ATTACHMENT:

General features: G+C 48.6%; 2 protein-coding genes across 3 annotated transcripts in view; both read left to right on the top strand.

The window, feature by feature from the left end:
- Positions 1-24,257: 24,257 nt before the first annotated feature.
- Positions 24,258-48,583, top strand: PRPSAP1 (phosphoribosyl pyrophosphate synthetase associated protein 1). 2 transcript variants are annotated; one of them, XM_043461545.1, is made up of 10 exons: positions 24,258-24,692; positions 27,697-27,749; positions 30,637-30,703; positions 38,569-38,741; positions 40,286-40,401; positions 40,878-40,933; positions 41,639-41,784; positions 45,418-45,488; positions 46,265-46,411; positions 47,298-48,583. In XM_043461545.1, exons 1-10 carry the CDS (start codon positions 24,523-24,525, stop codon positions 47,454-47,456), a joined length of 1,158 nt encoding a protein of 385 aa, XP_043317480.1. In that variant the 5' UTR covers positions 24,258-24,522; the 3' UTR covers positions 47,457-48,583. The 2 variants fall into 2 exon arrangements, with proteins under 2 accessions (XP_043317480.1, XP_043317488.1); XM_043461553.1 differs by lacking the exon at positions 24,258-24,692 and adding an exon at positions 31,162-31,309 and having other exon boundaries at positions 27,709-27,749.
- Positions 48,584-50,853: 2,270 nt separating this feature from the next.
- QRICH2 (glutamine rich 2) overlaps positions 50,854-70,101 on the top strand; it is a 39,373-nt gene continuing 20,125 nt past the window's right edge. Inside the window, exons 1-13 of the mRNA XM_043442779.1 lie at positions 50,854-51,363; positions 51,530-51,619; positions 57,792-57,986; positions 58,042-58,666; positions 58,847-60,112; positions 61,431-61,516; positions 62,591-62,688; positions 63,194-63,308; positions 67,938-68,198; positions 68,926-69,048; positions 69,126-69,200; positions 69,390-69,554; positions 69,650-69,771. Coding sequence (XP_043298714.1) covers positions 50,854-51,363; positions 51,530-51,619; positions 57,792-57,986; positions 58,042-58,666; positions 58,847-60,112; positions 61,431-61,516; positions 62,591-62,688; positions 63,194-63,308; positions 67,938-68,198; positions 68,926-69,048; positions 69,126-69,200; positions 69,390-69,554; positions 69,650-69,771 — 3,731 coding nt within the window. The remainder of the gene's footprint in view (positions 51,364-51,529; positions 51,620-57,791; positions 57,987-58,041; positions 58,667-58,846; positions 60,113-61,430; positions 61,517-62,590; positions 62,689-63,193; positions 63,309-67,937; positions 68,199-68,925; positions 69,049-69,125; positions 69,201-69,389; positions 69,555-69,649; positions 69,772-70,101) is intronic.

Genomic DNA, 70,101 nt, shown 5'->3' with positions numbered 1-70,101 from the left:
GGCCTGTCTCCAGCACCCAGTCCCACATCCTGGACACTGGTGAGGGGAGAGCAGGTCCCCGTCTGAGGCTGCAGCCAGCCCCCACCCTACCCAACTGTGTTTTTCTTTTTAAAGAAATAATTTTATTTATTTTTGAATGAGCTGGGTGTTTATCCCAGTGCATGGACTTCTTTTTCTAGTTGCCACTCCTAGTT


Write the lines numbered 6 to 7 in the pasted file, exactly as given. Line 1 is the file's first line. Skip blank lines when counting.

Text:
- QRICH2 (glutamine rich 2) overlaps positions 50,854-70,101 on the top strand; it is a 39,373-nt gene continuing 20,125 nt past the window's right edge. Inside the window, exons 1-13 of the mRNA XM_043442779.1 lie at positions 50,854-51,363; positions 51,530-51,619; positions 57,792-57,986; positions 58,042-58,666; positions 58,847-60,112; positions 61,431-61,516; positions 62,591-62,688; positions 63,194-63,308; positions 67,938-68,198; positions 68,926-69,048; positions 69,126-69,200; positions 69,390-69,554; positions 69,650-69,771. Coding sequence (XP_043298714.1) covers positions 50,854-51,363; positions 51,530-51,619; positions 57,792-57,986; positions 58,042-58,666; positions 58,847-60,112; positions 61,431-61,516; positions 62,591-62,688; positions 63,194-63,308; positions 67,938-68,198; positions 68,926-69,048; positions 69,126-69,200; positions 69,390-69,554; positions 69,650-69,771 — 3,731 coding nt within the window. The remainder of the gene's footprint in view (positions 51,364-51,529; positions 51,620-57,791; positions 57,987-58,041; positions 58,667-58,846; positions 60,113-61,430; positions 61,517-62,590; positions 62,689-63,193; positions 63,309-67,937; positions 68,199-68,925; positions 69,049-69,125; positions 69,201-69,389; positions 69,555-69,649; positions 69,772-70,101) is intronic.

Genomic DNA, 70,101 nt, shown 5'->3' with positions numbered 1-70,101 from the left: